Tag Archives: Ireland


I love the internet.

I suppose that’s not the most revelatory statement I’ve ever made. It’s probably up there with “I like cupcakes” and ” OMG TRAVEL IS NEAT-O.”

But cupcakes existed long before I did, and travel has been around since the day that a caveman went for a long walk and thought, “Grog grunga tok.” Which, in this little vignette I’ve created, roughly translates to: “OMG TRAVEL IS NEAT-O.”

But the internet? It hasn’t been around all that long. I clearly remember a time before it. I won’t call it the Dark Ages, mostly because that phrase is already used to describe the cultural and economic deterioration that supposedly occurred in Europe following the decline of the Roman Empire (source: THE INTERNET!) But things before its existence were indeed less enlightened than they are now.


Our lunch at Queen of Tarts. Notice the conspicuous absence of actual tarts.


After my brain surgery, I had trouble accepting that I was unchanged.

“Do I seem different?” I would ask Rand, time and again.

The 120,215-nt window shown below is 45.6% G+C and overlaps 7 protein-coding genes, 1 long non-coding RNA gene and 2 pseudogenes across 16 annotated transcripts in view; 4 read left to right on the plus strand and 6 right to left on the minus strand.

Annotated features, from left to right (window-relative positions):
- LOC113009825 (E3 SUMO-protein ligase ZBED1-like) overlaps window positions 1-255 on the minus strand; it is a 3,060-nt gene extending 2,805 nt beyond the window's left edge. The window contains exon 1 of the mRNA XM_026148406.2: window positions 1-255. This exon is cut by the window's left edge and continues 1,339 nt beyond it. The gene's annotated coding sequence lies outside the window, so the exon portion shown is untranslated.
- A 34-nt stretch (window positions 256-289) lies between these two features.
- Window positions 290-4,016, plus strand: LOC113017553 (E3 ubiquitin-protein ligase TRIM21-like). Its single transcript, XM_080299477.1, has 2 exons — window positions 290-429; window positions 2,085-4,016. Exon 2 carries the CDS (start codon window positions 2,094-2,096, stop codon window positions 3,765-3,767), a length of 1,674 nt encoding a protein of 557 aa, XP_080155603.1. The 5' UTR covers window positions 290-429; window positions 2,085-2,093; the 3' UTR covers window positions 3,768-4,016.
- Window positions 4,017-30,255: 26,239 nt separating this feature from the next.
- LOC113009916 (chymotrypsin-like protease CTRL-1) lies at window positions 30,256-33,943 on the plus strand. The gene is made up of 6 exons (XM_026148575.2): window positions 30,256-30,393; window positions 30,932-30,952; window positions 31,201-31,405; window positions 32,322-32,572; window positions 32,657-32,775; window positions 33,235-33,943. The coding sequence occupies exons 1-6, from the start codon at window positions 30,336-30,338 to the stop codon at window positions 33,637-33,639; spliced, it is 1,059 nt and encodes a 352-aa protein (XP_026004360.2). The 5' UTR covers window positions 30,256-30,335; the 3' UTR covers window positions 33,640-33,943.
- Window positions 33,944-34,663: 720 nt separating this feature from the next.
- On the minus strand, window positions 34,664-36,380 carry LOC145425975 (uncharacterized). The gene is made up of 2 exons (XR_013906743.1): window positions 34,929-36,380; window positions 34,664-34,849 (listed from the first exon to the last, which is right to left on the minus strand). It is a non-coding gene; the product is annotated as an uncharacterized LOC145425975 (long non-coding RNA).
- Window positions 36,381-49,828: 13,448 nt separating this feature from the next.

“No,” he’d reply. “Baby, you are exactly the same.”

And I’d stare at my reflection in the mirror, at my steroid-induced moonface, and say, “But I look different.”

“It’s not how you look,” he’d remind me. “It’s what’s on the inside that counts.”



The entrance to Kilmainham Gaol, Dublin.


I was talking recently with some friends, and they were telling me about a new phenomenon in the processing of coffee beans. The fad involved coffee cherries that are passed through the digestive track of a civet cat (mammals native to the islands of Java and Sumatra). The cats can’t process the beans themselves, so those are excreted whole, and then gathered by coffee connoisseurs, who claim that the fermentation process that occurred inside the animals digestive track makes the beans taste better. The result, they maintain, is a superior cup of coffee.

In short, people are using coffee beans that cats have pooped out.

If you are anything like me, hearing this news on an early and crisp January morning is more than enough to cause you to bid adieu to mankind as a whole, return your bed, and weep for the future of our species. Because, and I can’t believe I really need to say this, WE SHOULD NOT BE INGESTING THINGS WE FIND IN CAT POOP.